It's not about using less oil, it's about getting more out of it.
edit on 27-2-2013 by zayonara because: (no reason given)



posted on Feb, 27 2013 @ 01:14 AM
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Originally posted by grey580
If they can actually get this to work rechargeable cars might actually be replacing gasoline powered cars.

Over the fossil fuel companies' dead bodies...




posted on Feb, 27 2013 @ 06:13 AM
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reply to post by ChaoticOrder
 


It isn't a battery. It is a capacitor. There is a huge difference.

Companies have been at work on creating new super-capacitors for a long time. These carbon based supercaps have been around for a long, long time already.

The whole goal has been to create a small (physical) size capacitor, with a huge storage capability. This thing you are seeing is already the size of a DVD, and it doesn't store as much energy as already available super caps on the market right now.



posted on Feb, 27 2013 @ 06:35 AM
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O.K. seriously, after watching the video, I want to get some graphite oxide and make my own!



posted on Feb, 27 2013 @ 07:10 AM
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Originally posted by Chippa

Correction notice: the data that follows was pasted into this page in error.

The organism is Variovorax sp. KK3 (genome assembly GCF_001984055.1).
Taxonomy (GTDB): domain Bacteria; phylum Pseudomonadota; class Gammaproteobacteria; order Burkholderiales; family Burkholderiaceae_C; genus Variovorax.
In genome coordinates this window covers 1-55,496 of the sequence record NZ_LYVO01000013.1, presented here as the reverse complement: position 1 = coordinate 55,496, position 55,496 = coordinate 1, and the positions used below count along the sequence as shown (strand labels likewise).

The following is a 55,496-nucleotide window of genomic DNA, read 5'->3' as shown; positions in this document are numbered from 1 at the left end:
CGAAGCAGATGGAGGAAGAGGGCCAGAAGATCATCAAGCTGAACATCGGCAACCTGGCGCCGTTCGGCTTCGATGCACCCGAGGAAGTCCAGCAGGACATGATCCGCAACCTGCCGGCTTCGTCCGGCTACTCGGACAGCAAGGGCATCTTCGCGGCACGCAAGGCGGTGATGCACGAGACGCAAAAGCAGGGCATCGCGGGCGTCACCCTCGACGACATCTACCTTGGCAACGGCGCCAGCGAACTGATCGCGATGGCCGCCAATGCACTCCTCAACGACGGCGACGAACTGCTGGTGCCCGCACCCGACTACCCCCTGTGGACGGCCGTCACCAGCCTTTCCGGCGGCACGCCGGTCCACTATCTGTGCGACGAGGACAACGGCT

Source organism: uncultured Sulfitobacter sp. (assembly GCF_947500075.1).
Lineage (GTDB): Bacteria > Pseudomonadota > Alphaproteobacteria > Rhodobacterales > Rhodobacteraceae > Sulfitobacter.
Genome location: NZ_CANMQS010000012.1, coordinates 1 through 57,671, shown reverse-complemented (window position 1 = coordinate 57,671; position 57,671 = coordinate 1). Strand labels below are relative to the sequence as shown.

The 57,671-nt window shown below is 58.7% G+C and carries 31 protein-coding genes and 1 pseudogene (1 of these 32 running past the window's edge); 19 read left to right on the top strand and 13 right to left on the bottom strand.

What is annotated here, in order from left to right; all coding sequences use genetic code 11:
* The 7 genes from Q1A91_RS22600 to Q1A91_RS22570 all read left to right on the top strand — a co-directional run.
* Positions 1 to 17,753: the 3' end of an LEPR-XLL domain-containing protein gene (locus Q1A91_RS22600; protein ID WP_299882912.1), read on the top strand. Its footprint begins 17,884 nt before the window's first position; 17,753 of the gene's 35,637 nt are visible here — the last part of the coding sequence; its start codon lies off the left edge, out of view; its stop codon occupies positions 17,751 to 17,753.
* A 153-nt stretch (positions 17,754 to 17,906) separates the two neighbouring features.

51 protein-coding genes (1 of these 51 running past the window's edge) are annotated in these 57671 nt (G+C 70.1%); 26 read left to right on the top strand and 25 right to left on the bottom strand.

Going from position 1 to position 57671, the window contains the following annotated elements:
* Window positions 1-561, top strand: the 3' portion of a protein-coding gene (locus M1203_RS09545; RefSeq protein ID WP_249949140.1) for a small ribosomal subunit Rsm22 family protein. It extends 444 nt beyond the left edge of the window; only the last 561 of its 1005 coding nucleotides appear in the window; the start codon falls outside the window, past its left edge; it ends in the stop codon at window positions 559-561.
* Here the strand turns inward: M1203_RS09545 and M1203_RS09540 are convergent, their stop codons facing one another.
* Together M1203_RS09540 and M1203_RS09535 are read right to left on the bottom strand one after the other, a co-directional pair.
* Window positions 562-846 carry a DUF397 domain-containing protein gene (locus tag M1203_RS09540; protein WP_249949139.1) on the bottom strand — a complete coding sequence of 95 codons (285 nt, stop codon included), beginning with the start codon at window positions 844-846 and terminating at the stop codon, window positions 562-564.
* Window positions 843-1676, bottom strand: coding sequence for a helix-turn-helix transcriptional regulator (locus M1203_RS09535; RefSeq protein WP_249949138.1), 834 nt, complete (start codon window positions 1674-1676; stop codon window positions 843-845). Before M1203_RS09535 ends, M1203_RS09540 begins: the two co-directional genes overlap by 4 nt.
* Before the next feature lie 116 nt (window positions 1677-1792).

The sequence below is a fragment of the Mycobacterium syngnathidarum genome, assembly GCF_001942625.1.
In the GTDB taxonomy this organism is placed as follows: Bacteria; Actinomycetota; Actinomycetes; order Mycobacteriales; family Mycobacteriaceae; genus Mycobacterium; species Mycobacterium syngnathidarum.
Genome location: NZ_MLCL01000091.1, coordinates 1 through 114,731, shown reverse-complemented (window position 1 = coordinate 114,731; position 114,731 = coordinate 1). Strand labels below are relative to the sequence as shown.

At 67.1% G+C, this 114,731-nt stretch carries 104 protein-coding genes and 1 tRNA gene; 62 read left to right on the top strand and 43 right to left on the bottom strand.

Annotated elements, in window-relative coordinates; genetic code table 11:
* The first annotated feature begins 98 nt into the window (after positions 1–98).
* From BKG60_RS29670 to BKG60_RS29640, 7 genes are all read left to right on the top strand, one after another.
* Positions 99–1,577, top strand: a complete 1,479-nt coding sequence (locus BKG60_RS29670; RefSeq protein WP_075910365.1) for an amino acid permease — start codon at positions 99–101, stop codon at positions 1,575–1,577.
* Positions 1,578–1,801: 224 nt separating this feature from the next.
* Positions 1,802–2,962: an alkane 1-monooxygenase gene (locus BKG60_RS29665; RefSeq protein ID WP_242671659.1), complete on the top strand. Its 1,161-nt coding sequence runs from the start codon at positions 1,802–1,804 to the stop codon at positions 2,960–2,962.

reply to post by ChaoticOrder
 


It isn't a battery. It is a capacitor. There is a huge difference.

Companies have been at work on creating new super-capacitors for a long time. These carbon based supercaps have been around for a long, long time already.

The whole goal has been to create a small (physical) size capacitor, with a huge storage capability. This thing you are seeing is already the size of a DVD, and it doesn't store as much energy as already available super caps on the market right now.


Actually, this is a graphene based super-capacitor, which is both a battery and a capacitor, but using graphene which can be thought of as a super-capacitor on super-steroids.

And no, this isn't the 'size of a DVD'...they are printing *many" devices on *one* DVD...



posted on Feb, 27 2013 @ 07:43 AM
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Originally posted by Chippa
Whoa! Not so fast everyone. Graphene is Carbon. Carbon capacitors where the first super-capacitors out of the Box.

Back in the early 80's I was charging up 1 Farad Capacitors, and running LED's for around 15 minutes or maybe it was 20 minutes. So the dude lighting his LED in the OP post for what was it 10minutes?? - is far short of the little beggar I held in my hands, back in the 80's. And it was much smaller.

The problem with this disk, ( my guess), is that this crazy DVD coated with the graphene probably only produces a 1.2 volt cell. This is the key!!! You will have to put a lot of these layers together to get anything higher than a 1.2 volt capacity, when you do this you reduce the overall capacitance, then suddenly you have a really big stack of graphene coated DVD's to get any usable charge out of it.

Supercaps have been around since the 80's, but the problem is always the darn 1.2 volt cell. Even regular batteries run into this basic cell voltage limitation.

I am skeptical!!!